I’m not saying China is perfect. There are many difficulties and challenges on our way ahead, such as how to make our development more balanced and adequate, and ensure fairness and justice in a market economy. We are deepening reform, improving socialist democracy, and modernizing national governance. These efforts are to meet the people’s aspiration for a better life and make greater contribution to mankind.
My friends, isn’t it obvious that China is just pursuing peace, development, fairness, justice, democracy and freedom, which are common values of mankind? Isn’t it obvious that both China’s people-center philosophy and President Lincoln’s “of the people, by the people, for the people” are for the sake of the people? Shall we understand China’s socialist whole-process democracy as this: from the people, to the people, with the people, for the people?
China and the US are different in history, culture and political system. But just as President Carter said, both the American and Chinese people desire peace and prosperity, and leaders in Washington and Beijing share one common goal: to create peaceful and stable conditions for their people to pursue happiness. This is the biggest commonality between China and the US. We never say that our system is the best, because we know only the suited is the best. Whether it is good or not should not be judged by what we say, but what we do. Our two countries should not and cannot change each other. Instead, we should break ideological barriers, discard zero-sum mentality, respect other countries, and accommodate each other without losing our own distinctions, so as to get along with each other in peace.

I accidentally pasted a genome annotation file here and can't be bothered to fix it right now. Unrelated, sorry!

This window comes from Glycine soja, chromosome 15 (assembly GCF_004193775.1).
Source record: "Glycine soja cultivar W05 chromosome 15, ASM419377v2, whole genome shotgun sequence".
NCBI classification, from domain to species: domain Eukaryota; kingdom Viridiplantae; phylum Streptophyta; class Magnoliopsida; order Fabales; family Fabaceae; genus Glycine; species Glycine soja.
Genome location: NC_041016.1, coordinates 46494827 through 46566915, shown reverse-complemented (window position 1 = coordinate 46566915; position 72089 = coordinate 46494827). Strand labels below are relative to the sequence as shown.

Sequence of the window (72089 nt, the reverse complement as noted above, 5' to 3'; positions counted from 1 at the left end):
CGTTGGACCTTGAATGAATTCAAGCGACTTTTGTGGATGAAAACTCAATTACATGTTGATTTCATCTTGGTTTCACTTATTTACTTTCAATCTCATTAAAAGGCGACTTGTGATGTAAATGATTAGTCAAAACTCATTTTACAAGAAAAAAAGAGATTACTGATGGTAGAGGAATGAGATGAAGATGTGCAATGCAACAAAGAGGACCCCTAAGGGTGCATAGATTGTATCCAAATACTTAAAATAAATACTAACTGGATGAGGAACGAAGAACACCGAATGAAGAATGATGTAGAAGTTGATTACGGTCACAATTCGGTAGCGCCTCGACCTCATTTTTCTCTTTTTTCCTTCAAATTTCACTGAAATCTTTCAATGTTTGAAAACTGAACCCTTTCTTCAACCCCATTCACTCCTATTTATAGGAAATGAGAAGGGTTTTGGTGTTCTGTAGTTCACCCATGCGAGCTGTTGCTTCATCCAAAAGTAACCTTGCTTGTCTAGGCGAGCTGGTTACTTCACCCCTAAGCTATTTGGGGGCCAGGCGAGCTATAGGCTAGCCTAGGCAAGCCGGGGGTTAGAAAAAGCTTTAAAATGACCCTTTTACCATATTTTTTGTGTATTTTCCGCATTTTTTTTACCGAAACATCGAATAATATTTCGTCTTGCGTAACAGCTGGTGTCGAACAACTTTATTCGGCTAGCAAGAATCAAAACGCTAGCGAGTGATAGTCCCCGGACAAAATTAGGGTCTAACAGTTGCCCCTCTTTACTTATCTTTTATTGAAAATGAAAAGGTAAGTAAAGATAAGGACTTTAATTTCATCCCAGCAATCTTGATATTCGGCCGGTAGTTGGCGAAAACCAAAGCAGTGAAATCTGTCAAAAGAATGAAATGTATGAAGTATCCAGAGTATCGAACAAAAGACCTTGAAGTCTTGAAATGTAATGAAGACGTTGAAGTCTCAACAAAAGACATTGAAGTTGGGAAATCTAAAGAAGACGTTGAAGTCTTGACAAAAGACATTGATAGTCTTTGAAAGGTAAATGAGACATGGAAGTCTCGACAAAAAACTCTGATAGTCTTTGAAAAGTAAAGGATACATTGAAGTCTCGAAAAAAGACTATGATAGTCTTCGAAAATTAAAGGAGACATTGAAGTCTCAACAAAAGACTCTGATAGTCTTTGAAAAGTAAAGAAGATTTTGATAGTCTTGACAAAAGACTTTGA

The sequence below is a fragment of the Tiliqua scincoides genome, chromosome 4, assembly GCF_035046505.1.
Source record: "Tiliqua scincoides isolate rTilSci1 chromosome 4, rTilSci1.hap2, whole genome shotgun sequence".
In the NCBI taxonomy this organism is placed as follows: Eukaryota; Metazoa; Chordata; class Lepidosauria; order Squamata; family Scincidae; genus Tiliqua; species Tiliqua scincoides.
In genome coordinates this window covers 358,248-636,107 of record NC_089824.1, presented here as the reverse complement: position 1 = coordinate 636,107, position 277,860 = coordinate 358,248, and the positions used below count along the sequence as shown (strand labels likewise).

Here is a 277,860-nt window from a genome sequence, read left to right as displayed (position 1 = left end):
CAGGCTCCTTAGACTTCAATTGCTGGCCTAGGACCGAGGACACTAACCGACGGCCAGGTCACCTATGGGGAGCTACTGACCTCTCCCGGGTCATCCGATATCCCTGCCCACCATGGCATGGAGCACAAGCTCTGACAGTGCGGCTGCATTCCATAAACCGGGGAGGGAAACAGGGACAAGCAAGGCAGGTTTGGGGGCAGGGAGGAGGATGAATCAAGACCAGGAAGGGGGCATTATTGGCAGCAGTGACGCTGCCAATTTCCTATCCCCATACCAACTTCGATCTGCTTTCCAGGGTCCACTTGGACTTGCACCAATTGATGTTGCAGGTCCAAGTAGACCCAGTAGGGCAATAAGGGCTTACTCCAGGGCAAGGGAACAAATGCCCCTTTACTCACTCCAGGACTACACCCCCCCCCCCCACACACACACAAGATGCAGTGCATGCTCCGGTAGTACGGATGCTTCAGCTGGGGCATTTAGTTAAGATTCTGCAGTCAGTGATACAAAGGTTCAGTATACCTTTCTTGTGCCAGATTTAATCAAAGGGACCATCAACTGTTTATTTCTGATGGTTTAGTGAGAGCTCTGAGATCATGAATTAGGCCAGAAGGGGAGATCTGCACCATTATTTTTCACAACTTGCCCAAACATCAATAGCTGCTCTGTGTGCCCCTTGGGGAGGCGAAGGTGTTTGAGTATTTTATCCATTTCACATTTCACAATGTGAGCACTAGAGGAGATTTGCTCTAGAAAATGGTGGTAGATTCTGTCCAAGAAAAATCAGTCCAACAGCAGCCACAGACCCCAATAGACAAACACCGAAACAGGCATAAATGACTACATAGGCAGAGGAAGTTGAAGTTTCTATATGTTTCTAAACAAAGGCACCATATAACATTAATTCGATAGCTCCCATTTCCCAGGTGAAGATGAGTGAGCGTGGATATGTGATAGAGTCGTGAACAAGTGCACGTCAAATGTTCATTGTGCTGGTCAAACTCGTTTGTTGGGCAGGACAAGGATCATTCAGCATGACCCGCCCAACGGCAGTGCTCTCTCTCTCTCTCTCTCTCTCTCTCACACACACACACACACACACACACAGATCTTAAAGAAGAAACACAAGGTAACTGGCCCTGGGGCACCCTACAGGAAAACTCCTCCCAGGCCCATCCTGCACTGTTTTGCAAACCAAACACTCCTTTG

President Xi stressed, “China and the United States need to show broad vision and shoulder great responsibilities. The two countries should look ahead and press forward, and bring China-US relations back to the right track of stable development as soon as possible, for the good of the people in both countries and around the world”. Let’s demonstrate strategic courage and political resolve to chart a new course in China-US relations.